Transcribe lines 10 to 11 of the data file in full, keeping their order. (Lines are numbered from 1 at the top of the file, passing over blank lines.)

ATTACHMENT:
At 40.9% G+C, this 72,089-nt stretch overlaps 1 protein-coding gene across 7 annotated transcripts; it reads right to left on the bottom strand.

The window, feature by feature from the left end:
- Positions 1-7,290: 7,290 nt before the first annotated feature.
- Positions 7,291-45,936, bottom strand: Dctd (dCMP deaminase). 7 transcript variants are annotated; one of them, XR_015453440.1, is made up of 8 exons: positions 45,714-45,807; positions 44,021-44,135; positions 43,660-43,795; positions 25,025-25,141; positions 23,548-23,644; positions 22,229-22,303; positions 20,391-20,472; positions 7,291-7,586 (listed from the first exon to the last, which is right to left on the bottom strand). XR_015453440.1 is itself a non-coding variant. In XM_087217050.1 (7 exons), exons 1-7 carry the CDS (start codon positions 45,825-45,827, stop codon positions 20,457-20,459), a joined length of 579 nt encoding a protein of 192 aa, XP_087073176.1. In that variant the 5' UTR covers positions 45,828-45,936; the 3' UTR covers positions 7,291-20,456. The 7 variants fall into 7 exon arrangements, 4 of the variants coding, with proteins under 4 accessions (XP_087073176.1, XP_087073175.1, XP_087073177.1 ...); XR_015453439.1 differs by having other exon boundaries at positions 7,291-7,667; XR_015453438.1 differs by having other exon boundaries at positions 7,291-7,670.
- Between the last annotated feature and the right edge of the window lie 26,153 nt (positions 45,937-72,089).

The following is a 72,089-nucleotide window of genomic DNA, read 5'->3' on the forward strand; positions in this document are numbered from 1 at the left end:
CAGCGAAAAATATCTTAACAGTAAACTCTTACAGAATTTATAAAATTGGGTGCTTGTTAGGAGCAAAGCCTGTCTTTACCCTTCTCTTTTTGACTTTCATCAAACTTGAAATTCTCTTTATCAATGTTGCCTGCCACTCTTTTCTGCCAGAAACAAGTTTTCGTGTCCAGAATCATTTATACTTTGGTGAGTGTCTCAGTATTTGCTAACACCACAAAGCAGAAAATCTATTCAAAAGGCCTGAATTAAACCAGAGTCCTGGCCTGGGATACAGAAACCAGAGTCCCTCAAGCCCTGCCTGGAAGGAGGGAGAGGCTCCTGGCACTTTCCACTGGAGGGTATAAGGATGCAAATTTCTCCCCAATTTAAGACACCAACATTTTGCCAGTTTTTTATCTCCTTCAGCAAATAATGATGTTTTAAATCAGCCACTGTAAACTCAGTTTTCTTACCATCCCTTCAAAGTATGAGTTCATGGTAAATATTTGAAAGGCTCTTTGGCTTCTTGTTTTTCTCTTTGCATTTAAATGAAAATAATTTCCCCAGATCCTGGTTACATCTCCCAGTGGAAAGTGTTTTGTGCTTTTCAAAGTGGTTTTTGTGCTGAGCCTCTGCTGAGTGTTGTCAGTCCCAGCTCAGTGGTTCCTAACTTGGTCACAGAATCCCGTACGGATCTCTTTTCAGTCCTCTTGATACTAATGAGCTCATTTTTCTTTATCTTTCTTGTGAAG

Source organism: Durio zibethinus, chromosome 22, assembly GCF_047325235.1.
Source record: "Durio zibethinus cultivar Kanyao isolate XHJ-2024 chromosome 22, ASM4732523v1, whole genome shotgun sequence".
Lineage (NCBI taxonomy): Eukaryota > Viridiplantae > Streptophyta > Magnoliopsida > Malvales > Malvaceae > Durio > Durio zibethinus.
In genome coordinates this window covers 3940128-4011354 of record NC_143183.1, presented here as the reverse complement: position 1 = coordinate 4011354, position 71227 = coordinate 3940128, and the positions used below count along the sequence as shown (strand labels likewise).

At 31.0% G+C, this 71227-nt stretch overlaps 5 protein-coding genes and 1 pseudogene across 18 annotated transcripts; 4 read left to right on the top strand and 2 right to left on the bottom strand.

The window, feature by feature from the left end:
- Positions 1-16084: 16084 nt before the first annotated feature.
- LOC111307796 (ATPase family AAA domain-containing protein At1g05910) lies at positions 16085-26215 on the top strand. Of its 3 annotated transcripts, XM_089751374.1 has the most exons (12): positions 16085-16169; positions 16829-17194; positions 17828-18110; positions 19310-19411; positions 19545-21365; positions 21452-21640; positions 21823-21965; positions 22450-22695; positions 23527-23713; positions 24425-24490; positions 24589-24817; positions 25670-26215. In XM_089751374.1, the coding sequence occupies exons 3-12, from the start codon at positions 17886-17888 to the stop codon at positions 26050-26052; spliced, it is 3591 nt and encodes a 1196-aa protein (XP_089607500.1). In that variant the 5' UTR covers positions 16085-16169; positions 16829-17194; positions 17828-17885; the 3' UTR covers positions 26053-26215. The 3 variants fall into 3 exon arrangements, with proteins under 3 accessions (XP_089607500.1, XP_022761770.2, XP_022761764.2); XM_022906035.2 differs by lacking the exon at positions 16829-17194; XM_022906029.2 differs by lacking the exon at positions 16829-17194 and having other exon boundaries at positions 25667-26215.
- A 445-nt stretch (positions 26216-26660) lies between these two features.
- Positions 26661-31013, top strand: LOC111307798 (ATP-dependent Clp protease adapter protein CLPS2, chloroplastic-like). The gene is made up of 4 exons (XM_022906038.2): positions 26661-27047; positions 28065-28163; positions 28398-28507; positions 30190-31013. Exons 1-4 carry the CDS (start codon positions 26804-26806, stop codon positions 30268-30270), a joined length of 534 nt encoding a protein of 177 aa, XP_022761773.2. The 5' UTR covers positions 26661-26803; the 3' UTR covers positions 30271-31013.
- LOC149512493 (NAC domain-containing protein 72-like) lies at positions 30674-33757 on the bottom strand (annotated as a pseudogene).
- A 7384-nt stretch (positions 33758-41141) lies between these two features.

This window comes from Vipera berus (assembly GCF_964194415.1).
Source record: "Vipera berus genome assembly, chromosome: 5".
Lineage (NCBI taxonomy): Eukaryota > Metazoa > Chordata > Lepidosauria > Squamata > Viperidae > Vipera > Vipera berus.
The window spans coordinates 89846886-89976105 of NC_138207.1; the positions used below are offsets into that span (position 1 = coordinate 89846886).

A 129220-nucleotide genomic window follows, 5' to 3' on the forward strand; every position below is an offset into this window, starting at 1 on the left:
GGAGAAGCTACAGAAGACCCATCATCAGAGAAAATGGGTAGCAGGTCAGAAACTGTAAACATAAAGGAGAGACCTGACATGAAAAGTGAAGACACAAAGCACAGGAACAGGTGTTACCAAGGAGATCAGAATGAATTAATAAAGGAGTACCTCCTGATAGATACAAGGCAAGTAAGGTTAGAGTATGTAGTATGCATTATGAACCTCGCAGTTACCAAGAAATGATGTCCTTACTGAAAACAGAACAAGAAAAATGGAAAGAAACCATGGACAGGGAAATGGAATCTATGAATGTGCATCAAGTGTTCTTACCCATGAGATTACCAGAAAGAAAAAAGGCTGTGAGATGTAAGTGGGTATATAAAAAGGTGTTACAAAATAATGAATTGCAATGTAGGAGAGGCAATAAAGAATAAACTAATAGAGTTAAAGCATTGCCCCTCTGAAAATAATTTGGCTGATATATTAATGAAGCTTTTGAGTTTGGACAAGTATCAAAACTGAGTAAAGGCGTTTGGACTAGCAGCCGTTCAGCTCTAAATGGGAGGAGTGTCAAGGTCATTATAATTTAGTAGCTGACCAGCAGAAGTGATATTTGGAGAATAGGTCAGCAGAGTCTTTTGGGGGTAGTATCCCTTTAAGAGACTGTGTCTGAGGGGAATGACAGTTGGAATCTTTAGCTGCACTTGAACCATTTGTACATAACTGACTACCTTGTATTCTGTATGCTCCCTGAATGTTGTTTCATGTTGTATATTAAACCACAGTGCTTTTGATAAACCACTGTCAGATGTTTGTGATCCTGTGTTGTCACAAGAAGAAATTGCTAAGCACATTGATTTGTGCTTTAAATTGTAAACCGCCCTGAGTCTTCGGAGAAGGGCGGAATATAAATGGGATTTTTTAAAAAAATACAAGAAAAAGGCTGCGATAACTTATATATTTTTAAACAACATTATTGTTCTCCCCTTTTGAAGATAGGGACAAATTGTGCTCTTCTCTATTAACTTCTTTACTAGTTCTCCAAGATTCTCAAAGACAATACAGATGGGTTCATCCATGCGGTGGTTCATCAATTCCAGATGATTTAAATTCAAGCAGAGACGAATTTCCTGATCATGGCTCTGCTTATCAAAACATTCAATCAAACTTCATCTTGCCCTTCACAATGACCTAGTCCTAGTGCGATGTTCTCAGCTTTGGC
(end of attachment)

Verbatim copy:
Lineage (NCBI taxonomy): Eukaryota > Viridiplantae > Streptophyta > Magnoliopsida > Malvales > Malvaceae > Durio > Durio zibethinus.
In genome coordinates this window covers 3940128-4011354 of record NC_143183.1, presented here as the reverse complement: position 1 = coordinate 4011354, position 71227 = coordinate 3940128, and the positions used below count along the sequence as shown (strand labels likewise).